The implication for Hashem’s relationship with Klal Yisrael should be self-evident.

© 2022 Rabbi Avi Shafran

Help Preserve the Kotel’s Kedusha

The push to balkanize the Kotel Maaravi is, as its proponents readily admit, intended as a step toward legitimizing American-style “Jewish religious pluralism” in Israel. That would be a disaster, not only because of the notion’s inherent falsehood — that there are different “Judaisms” — but demographically too, since non-halachic “conversions,” “divorces” and the like have wreaked havoc on the unity of American Jewry.

What is more, the Kotel has always served as a unifier of Jews, whatever their backgrounds or beliefs — probably the only place on earth where so many different kinds of Jews pray side by side.

If you wish to register your chagrin at the plan to partition the Kotel, you can do so easily by visiting:

There is no charge for doing so, and, by sending the letter (or one of your own crafting), you can help show that a good part of “American Jewry” wants the status quo at the Kosel to be retained.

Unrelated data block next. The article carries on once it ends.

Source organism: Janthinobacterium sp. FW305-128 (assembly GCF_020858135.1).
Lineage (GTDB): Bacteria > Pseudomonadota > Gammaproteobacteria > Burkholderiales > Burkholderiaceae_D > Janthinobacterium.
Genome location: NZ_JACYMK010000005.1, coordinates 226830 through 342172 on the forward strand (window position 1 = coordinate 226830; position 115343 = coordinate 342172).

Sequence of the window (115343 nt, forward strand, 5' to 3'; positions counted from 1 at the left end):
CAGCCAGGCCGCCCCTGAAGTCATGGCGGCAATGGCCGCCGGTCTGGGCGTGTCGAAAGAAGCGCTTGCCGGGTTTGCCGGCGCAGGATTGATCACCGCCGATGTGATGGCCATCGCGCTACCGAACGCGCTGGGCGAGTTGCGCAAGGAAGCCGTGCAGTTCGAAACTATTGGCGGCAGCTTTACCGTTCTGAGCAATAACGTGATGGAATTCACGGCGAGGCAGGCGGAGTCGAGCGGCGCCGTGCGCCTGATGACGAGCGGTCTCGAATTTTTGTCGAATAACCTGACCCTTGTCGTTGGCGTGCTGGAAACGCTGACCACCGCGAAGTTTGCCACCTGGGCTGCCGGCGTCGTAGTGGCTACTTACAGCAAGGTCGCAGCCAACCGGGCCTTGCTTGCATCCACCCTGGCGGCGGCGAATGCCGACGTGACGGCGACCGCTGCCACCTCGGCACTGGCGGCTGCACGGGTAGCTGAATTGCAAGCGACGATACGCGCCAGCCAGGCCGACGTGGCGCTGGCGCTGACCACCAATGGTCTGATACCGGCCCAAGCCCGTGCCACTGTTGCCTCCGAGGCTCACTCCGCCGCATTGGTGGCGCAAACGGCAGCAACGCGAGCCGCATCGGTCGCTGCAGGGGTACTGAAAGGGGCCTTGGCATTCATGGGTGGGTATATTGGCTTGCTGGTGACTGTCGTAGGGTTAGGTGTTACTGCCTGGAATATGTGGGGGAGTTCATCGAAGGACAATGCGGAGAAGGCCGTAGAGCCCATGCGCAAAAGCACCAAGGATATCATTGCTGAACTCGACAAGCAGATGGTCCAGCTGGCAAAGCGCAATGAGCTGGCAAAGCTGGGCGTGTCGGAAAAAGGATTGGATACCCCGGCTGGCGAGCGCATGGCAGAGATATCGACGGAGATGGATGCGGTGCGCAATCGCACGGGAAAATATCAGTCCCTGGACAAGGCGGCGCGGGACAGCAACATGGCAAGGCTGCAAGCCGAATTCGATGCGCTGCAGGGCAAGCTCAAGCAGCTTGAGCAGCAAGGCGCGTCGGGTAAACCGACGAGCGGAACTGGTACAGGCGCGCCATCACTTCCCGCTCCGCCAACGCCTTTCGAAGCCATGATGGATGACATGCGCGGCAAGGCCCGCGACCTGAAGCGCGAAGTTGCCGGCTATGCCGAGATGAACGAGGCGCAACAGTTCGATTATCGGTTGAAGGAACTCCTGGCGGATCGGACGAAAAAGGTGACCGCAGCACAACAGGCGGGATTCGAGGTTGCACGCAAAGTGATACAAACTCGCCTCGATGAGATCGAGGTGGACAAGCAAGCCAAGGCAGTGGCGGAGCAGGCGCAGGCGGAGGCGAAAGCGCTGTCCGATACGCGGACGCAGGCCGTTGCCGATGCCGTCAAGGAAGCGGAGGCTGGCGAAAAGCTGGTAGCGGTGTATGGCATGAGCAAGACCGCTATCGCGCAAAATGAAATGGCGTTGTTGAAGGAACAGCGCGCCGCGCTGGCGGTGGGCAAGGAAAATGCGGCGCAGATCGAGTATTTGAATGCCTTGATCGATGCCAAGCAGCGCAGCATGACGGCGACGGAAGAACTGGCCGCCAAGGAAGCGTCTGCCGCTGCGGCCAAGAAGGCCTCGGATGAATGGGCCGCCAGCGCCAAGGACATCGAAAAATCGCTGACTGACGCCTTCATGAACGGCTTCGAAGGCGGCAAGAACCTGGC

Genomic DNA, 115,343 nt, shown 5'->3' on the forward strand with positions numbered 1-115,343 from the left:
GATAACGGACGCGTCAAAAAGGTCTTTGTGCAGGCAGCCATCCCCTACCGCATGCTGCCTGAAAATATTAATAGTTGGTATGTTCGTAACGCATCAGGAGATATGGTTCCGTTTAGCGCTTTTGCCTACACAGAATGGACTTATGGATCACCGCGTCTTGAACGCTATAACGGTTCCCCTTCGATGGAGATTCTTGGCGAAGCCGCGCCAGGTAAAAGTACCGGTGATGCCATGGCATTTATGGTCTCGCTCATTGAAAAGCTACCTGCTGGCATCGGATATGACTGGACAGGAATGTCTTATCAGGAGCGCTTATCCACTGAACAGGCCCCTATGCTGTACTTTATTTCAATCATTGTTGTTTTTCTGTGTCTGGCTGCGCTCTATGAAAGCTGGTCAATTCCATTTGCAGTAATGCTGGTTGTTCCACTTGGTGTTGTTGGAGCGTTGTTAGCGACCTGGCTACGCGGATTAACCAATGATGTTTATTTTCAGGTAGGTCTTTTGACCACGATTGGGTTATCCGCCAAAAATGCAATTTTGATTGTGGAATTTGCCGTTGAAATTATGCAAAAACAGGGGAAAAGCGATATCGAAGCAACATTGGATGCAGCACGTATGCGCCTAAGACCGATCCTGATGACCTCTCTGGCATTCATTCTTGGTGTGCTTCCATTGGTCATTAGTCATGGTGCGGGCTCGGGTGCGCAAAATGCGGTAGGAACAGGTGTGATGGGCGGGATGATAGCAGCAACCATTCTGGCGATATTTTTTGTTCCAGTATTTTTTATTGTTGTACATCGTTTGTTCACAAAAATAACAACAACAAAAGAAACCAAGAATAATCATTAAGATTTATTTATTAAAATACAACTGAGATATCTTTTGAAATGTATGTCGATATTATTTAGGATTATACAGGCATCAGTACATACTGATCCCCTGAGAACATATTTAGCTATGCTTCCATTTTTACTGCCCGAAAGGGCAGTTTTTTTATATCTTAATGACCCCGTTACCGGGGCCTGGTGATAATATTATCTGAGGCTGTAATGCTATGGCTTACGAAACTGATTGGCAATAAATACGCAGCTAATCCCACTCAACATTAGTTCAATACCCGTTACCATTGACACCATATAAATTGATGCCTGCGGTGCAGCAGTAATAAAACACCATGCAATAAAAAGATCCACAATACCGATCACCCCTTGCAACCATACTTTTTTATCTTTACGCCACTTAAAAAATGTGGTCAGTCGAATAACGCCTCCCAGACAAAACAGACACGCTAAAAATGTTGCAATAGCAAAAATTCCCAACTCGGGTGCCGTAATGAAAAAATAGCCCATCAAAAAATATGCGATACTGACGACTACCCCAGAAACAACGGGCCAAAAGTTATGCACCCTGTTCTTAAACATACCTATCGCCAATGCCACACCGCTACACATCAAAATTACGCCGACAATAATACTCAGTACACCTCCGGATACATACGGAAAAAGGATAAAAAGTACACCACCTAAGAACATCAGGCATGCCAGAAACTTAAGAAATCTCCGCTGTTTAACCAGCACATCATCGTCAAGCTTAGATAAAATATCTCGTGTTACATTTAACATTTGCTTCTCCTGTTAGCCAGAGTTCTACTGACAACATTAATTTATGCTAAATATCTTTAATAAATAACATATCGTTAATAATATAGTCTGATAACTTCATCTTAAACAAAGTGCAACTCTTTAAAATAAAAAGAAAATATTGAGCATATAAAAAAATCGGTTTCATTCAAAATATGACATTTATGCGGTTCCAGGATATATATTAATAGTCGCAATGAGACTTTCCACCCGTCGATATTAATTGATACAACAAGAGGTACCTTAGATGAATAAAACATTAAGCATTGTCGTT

Tizku limitzvos.

Bishalach – A Decisive Divorce

Shalach, the root of the word of the parshah’s title, is used elsewhere regarding the exodus from Mitzrayim (e.g. shalach es ami).  So are the words yetziah (e.g. Shemos, 20:2) and geirush (e.g. ibid 11:1)

Intriguingly, each of those characterizations of our ancestors’ march from Egypt is also associated with… divorce. Vishilcha mibeiso (Devarim 24:2);  viyatz’ah mibeiso (Devarim 24:1); isha gerushah(Vayikra 21:7).

The metaphor telegraphed by that fact is clear. Klal Yisrael was virtually “married” to Mitzrayim, sunken to near its deepest level of tum’ah, and, with Hashem’s help, freed from that “marriage,” divorced, as it were, from Mitzrayim. 

The symbolism doesn’t stop there. When the divorce is finalized, Klal Yisrael gets re-married, this time, permanently, to Hashem, with Har Sinai over the people’s heads serving as a chupah. (Indeed, several marriage customs are associated by various sources with Mattan Torah – the chupah, the candles, reminiscent of the lightning), even the breaking of a glass, recalling the sheviras haluchos).